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Always innovating and exploring new musical frontiers has been the hallmark of Black Masala as they have made their mark in the last few years. Never afraid to draw upon new influences and genres, the band has also reached out to some amazing producers around the world to rework and remix their original songs. The I Love You Madly Remixed Volume 3 release showcases the eclectic and unorthodox sounds which Black Masala have become known for.

First up is Dutch producer Solo Moderna, himself known for pushing musical boundaries, and his remix of Haute Cultura. Drawing heavily upon the horns, percussion and guitar Solo Moderna has crafted a bizarre ride, and if close your eyes you can just imagine yourself in a bazaar full of colors and exotic scents. The remix will do well on the dancefloor, with its relentless Balkumbia driving beats and fun, playful mood.

Hailing from Victoria, BC is Canadian producer Palletz who recently dropped sick remixes of Fort Knox Five and See-I, among others. He has stripped down “Too Hot To Wait” and built it back up again, and the result is firing on all pistons! Nothing is off limits on Palletz' remix, and the beats and vocals get a full trap style reworking, with some funky breaks and builds throughout. The result is a high energy, bass-heavy banger which will do heavy damage in the clubs, such a fun remix.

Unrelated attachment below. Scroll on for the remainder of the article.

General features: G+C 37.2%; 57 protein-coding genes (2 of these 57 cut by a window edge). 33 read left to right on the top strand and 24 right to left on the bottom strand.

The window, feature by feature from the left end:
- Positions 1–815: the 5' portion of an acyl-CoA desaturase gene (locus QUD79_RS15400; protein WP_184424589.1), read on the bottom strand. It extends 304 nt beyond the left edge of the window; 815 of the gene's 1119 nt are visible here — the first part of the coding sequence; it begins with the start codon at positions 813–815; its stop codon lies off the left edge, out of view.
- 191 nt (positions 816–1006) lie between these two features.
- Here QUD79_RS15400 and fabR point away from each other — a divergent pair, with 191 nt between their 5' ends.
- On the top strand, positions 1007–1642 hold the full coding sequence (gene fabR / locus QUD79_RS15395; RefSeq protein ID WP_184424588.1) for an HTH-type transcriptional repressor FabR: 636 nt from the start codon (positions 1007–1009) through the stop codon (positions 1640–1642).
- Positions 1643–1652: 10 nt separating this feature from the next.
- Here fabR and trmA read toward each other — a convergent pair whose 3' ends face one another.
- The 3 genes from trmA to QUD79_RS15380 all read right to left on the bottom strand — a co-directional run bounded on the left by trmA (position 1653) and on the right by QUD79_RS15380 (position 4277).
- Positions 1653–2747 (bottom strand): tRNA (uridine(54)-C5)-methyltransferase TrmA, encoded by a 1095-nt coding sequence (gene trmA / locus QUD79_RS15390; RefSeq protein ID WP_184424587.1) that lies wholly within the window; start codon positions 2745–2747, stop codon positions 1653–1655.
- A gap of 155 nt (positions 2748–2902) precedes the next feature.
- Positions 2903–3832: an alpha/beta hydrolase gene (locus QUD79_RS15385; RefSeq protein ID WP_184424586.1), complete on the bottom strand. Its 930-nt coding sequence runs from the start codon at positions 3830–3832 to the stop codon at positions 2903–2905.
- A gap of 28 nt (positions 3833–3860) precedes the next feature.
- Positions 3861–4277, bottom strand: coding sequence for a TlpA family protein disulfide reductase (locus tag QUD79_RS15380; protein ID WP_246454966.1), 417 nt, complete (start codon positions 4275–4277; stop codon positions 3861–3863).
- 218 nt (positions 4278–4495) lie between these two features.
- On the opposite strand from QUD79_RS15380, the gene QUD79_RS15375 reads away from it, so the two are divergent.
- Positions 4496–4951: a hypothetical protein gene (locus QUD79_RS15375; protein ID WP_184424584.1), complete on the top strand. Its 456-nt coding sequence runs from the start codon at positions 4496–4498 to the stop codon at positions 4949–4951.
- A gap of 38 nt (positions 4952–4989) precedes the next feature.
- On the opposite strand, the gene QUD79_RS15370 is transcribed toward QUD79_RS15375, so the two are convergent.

Closing out the third and final volume of I Love You Madly Remixes is Spark Arrester, our good friend, promoter and DJ from Blacksburg, VA. Spark Arrester also remixed “Too Hot To Wait”, but took the track in a different direction altogether. This remix keeps the same Gypsy vibe of the original, boosting it up with additional drums, bass and effects. The horns of the original are featured throughout and this is a very smooth tune with a very laid back funk vibe.

Black Masala are excited to share these reinterpretations of their music with the world, taking their sound in new directions and incorporating a variety of styles. The third and final installment of the remix series includes genres as varied as Breaks, Funk, Trap and Balkumbia. This is the globalization of music and its a lot of fun, so enjoy the music and get down to these beats.

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I Love You Madly

Black Masala